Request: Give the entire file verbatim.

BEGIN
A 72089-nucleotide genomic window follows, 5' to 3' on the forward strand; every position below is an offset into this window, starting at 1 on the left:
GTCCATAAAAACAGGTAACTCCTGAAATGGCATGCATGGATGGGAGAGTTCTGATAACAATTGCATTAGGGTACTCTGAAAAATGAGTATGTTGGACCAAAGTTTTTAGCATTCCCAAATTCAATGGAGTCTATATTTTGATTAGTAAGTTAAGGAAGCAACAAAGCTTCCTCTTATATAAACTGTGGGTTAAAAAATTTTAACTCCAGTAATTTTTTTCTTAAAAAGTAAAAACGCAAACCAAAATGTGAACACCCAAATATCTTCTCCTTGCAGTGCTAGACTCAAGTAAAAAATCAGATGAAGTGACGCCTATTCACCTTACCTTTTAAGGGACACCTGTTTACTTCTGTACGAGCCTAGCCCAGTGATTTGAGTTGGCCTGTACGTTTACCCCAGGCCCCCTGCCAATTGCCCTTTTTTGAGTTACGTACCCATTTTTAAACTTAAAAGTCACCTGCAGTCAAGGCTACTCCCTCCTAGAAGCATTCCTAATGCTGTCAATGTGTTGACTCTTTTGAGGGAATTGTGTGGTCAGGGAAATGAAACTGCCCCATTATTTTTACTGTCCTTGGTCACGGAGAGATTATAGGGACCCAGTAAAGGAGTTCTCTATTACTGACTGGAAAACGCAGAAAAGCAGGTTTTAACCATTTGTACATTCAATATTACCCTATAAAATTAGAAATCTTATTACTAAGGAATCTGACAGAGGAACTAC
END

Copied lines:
A 72089-nucleotide genomic window follows, 5' to 3' on the forward strand; every position below is an offset into this window, starting at 1 on the left:
GTCCATAAAAACAGGTAACTCCTGAAATGGCATGCATGGATGGGAGAGTTCTGATAACAATTGCATTAGGGTACTCTGAAAAATGAGTATGTTGGACCAAAGTTTTTAGCATTCCCAAATTCAATGGAGTCTATATTTTGATTAGTAAGTTAAGGAAGCAACAAAGCTTCCTCTTATATAAACTGTGGGTTAAAAAATTTTAACTCCAGTAATTTTTTTCTTAAAAAGTAAAAACGCAAACCAAAATGTGAACACCCAAATATCTTCTCCTTGCAGTGCTAGACTCAAGTAAAAAATCAGATGAAGTGACGCCTATTCACCTTACCTTTTAAGGGACACCTGTTTACTTCTGTACGAGCCTAGCCCAGTGATTTGAGTTGGCCTGTACGTTTACCCCAGGCCCCCTGCCAATTGCCCTTTTTTGAGTTACGTACCCATTTTTAAACTTAAAAGTCACCTGCAGTCAAGGCTACTCCCTCCTAGAAGCATTCCTAATGCTGTCAATGTGTTGACTCTTTTGAGGGAATTGTGTGGTCAGGGAAATGAAACTGCCCCATTATTTTTACTGTCCTTGGTCACGGAGAGATTATAGGGACCCAGTAAAGGAGTTCTCTATTACTGACTGGAAAACGCAGAAAAGCAGGTTTTAACCATTTGTACATTCAATATTACCCTATAAAATTAGAAATCTTATTACTAAGGAATCTGACAGAGGAACTAC